Function in the Junction
PROJECT Courtyard House, Toronto, Ontario
DESIGNER Studio Junction Inc.
TEXT Lola Sheppard
PHOTOS Peter Tan
There are many areas of Toronto whose edges are defined by ravines, rail-lines, or major traffic arteries, and they operate like urban villages. Wherever such infrastructure–whether it is natural or man-made–intersects the traditional fabric of the city, urban anomalies emerge: triangulated lots, disconnected alleyways, dead-end streets and so forth. It is within this accidental or anomalous fabric that one encounters architectural surprises such as the courtyard house by Peter Tan and Christine Ho Ping Kong of Studio Junction, a young Toronto design firm.
Situated within a surprisingly sublime landscape of rail corridors, concrete factories, and light industry, the architects have converted an old contractor’s warehouse into a remarkable live/work space for themselves and their two children. Maintaining and extending the original concrete block walls of the factory, the designers have created a truly urban house, but one which creates an intimate interiority within the surrounding urban fabric.
Much as infrastructure creates anomalous zones within the city, voids are used in the house to demarcate programmatic transitions from living to working spaces. The house is organized around two courtyards: a more formal court at ground level that separates the main house from a workshop/ studio space, and an intimate courtyard on the second floor which acts as a counterpoint in scale and section to the main court.
In plan, the house develops as a series of spaces or strata alternating between well-lit and muted zones. The ground floor, albeit entirely open, is subtly divided into office, kitchen, living space, courtyard, and workshop strata. These strata are marked by zones of compression and decompression, articulated through changes in height and light. Similarly, the second floor is organized into strata of bedrooms and play spaces, a circulation band, a wet “corridor core,” a smaller courtyard, and a linear void to the office space below.
The ingenuity of the house is the doubling of the courtyards, and the articulation of their differing programmatic and experiential roles. There is a sense that even the most seemingly mundane acts of domestic life, particularly the spaces of labour, are given equality with more formal spaces. The kitchen acts as a centre or pivot point on the ground floor while the generous bath and laundry room are given full glazing and direct access to the second-level courtyard. This “wet” workroom and its adjacent courtyard serve the basic needs of washing and hanging laundry, but also provide intimate play spaces for the children.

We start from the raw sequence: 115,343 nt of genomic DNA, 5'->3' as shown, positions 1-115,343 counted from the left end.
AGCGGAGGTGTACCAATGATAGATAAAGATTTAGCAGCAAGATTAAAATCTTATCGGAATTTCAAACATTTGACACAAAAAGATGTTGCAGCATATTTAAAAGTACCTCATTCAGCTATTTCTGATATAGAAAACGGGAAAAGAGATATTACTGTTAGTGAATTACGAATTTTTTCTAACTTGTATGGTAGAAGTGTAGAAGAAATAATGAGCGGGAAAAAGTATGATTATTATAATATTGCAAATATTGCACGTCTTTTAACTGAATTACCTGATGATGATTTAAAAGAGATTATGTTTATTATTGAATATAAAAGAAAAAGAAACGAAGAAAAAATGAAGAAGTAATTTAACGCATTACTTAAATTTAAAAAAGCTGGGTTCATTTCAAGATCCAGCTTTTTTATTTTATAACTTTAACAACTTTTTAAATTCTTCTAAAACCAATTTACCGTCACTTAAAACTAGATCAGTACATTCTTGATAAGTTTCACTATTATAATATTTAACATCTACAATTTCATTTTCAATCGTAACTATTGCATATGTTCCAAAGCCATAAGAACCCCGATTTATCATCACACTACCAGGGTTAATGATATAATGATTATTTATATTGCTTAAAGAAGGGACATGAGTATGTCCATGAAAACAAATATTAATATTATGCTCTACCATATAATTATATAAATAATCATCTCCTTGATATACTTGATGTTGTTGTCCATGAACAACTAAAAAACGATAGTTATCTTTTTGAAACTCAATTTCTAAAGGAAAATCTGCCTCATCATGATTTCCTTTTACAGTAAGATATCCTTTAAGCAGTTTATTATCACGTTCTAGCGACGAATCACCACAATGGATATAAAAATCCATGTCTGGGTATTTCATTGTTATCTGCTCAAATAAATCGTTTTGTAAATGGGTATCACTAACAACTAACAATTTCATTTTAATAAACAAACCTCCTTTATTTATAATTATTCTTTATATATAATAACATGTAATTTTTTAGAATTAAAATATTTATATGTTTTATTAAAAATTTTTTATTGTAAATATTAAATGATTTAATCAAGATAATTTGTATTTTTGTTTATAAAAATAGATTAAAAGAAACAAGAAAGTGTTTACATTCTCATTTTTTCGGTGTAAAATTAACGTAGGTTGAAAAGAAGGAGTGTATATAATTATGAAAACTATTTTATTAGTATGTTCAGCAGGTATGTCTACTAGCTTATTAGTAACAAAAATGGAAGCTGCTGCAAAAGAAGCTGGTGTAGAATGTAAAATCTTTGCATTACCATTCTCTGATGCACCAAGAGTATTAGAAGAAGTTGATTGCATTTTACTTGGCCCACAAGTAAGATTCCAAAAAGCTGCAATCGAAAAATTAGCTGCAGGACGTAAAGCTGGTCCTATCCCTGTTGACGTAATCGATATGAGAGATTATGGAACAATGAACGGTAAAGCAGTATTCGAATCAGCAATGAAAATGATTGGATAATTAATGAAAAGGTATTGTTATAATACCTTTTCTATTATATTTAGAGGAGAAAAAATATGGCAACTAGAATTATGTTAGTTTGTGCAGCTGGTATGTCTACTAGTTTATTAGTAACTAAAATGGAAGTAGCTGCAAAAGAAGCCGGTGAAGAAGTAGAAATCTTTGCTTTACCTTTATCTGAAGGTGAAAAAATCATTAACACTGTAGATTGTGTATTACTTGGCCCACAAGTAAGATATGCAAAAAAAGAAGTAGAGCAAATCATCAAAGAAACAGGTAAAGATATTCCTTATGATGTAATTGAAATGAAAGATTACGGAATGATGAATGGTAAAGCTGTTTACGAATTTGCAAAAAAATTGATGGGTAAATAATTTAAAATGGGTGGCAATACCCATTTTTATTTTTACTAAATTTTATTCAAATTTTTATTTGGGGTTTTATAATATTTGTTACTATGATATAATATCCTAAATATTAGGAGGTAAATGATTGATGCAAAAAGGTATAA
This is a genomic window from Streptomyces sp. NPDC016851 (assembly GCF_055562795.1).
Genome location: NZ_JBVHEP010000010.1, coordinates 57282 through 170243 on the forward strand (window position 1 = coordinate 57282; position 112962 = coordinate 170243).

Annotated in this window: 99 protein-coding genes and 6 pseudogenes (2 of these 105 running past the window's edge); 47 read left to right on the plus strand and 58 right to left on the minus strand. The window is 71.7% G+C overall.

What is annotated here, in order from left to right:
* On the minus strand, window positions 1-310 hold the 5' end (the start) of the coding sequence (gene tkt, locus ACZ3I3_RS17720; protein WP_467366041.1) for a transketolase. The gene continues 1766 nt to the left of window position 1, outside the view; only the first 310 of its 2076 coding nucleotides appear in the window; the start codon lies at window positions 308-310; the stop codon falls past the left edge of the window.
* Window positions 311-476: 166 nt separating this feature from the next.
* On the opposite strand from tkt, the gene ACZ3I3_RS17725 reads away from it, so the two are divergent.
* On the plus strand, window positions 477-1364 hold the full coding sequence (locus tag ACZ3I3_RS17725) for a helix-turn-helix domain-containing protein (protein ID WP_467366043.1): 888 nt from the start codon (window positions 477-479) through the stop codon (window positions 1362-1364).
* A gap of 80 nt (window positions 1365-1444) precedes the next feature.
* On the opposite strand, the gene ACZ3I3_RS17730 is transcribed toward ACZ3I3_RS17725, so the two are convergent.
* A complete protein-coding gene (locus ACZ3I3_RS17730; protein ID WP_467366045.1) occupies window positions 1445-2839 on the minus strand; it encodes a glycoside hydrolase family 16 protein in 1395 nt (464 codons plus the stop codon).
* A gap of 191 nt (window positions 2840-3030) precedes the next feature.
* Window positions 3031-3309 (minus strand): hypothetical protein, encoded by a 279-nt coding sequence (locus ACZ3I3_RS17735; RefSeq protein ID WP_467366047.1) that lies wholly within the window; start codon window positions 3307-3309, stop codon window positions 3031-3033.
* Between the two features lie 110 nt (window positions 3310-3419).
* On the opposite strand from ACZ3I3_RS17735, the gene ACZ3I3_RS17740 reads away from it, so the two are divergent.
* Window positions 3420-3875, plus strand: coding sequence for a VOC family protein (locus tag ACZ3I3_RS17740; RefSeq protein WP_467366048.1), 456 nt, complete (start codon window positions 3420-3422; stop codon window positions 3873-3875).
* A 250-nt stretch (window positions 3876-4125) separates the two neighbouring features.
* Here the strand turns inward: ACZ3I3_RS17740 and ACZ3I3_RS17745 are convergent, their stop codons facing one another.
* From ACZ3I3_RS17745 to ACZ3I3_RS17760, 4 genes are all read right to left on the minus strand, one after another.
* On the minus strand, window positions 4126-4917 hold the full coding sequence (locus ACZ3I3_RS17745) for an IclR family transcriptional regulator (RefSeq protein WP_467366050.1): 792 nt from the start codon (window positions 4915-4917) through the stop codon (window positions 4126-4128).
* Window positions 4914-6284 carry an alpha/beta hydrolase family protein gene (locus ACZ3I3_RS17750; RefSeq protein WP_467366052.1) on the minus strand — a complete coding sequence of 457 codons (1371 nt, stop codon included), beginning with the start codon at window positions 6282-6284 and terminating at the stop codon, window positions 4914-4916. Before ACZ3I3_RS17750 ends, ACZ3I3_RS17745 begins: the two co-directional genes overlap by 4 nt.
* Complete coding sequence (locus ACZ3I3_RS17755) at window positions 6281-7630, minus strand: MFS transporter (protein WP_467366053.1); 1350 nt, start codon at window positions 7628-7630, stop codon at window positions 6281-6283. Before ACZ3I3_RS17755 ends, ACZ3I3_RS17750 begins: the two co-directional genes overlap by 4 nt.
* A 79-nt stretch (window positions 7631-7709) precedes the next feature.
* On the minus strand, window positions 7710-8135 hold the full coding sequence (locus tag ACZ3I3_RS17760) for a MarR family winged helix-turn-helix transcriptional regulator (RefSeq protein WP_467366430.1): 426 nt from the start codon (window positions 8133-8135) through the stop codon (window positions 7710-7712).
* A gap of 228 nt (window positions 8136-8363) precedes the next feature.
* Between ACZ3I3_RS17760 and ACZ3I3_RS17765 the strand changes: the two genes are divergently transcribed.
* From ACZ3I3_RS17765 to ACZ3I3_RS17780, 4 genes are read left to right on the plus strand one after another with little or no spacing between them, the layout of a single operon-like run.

Offset in section, the courtyards serve as a light source in a range of ways. Because of the relatively large area of the original factory, the house is deep in plan and has surprisingly few openings to the street. Hence, virtually all views and light are captured from the courtyards. The ground-floor office is bathed in clerestory light borrowed from the upper-level courtyard. Similarly, the kitchen area which separates the office and living spaces, is otherwise quite dark but is animated by a skylight which gathers light from the upper courtyard. This play of courtyard, light and views establishes a sequence of long vistas which perceptually expand the volume of the house.
The materiality of the house is controlled and minimal. Concrete block and large cedar-framed glass panels define the exterior enclosure with a recessed wood “bay” marking the house’s entrance. Inside, the polished concrete floors at ground level are a nod to the industrial origins of the building, while teak and mahogany plywood line the ceilings, walls and built-in cupboards. The extensive use of wood, which is warm and slightly dark, emphasizes the sense of interiority in the house.
For Tan and Ho Ping Kong, the house was a leap of faith, a kind of urban and architectural pioneering. The couple spent several months looking for an appropriate site–in particular, one inexpensive enough that they could afford to build a house from scratch on a very tight budget. Having spent a year on design and planning permission, they spent the next three years building the house themselves, with Tan acting as general contractor.
The architectural graduates have travelled extensively throughout Europe and Asia studying courtyard typologies: both vernacular and formal, ancient and modern. These influences permeate the architecture. The house also evokes a Dutch humanist sensibility, recalling Aldo van Eyck’s statement that “a house is a tiny city, a city a huge house.” There is an urbane quality to the house. In its reinvigoration of a neighbourhood in transition, there is also a sense of interiority at multiple scales such as the courtyards, lighting, and even the furniture. Drawers tuck ingeniously into the stairs to form storage. Beds are built into walls, and the play spaces can be reconfigured, subdivided or expanded, by means of screens. Each occupant–whether adult or child, working or playing–can customize the house to his or her uses.
Van Eyck denounced the falsity of abstract antonyms: “small versus large, near versus far, part versus whole, outside versus inside, individual versus collective.” It is the courtyard house’s multivalence–to be urban yet introverted, open yet intimate–that reveals the rich potential of the project’s double readings.
Lola Sheppard is Assistant Professor at the University of Waterloo School of Architecture. She is a partner of Lateral Architecture in Toronto.
Client Peter Tan and Christine Ho Ping Kong
Design Team Peter Tan, Christine Ho Ping Kong
Millwork Studio Junction Inc.
Contractor Peter Tan
Ground Floor Area 2,200 ft2